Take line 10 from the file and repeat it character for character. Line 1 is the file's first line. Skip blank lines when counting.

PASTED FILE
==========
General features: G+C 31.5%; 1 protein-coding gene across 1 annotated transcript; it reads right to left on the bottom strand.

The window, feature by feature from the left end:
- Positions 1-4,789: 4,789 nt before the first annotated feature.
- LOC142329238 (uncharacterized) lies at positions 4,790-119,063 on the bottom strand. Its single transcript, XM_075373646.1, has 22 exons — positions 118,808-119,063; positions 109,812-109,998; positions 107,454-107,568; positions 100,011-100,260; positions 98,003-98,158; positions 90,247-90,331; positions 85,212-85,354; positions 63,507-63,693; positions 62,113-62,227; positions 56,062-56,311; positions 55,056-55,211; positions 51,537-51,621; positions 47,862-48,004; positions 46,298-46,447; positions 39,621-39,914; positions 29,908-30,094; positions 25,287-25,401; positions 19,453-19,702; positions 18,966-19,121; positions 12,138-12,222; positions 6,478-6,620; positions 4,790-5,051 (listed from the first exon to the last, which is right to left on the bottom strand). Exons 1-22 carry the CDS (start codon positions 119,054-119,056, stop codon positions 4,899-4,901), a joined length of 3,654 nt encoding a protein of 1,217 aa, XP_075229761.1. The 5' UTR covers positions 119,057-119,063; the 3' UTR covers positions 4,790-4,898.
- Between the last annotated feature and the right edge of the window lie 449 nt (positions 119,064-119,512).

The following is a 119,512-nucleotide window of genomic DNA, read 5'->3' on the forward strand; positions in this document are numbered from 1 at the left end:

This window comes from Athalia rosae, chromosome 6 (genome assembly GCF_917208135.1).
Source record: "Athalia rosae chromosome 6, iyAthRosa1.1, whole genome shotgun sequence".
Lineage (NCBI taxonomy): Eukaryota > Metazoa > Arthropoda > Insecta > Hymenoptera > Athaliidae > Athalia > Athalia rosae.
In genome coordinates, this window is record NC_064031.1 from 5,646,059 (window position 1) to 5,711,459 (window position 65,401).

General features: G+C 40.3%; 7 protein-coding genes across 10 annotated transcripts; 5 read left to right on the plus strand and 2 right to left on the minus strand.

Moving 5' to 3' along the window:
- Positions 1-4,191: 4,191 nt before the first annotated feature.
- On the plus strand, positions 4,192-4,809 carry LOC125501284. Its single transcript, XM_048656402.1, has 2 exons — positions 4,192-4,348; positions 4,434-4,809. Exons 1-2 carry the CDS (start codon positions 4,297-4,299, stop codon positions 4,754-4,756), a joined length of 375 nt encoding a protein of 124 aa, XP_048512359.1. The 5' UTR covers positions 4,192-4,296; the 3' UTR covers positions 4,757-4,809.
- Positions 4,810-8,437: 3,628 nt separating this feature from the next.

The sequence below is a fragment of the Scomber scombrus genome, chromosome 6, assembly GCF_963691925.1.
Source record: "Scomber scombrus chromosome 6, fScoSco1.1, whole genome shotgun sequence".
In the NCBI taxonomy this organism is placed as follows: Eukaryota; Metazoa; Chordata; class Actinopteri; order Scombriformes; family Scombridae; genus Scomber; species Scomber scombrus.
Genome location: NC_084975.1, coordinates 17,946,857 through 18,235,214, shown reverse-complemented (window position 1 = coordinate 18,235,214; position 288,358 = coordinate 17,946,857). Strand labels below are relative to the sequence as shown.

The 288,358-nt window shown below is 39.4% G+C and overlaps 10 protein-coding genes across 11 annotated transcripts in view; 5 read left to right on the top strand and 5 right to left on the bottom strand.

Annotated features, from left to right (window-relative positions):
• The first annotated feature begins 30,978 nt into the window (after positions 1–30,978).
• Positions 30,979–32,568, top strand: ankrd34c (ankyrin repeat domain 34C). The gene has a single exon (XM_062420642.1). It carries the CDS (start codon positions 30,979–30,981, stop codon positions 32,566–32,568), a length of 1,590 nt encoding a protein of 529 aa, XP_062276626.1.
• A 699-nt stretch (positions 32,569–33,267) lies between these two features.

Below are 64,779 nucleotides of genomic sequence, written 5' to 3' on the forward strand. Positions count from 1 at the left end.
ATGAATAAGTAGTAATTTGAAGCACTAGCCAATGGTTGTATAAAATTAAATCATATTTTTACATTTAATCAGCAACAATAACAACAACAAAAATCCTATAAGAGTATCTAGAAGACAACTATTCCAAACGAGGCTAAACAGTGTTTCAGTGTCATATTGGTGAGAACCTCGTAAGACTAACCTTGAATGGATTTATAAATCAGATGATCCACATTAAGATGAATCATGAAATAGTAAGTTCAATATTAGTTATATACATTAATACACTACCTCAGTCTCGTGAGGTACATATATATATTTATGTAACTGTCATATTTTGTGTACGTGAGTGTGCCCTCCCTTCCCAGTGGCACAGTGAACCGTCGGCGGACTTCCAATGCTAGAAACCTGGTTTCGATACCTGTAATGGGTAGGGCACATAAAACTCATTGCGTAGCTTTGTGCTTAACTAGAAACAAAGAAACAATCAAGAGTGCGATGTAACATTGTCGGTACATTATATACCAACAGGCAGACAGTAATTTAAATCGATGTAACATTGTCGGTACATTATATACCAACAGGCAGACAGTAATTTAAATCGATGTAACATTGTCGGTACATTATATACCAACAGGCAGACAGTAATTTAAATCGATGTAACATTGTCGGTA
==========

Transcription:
In genome coordinates, this window is record NC_064031.1 from 5,646,059 (window position 1) to 5,711,459 (window position 65,401).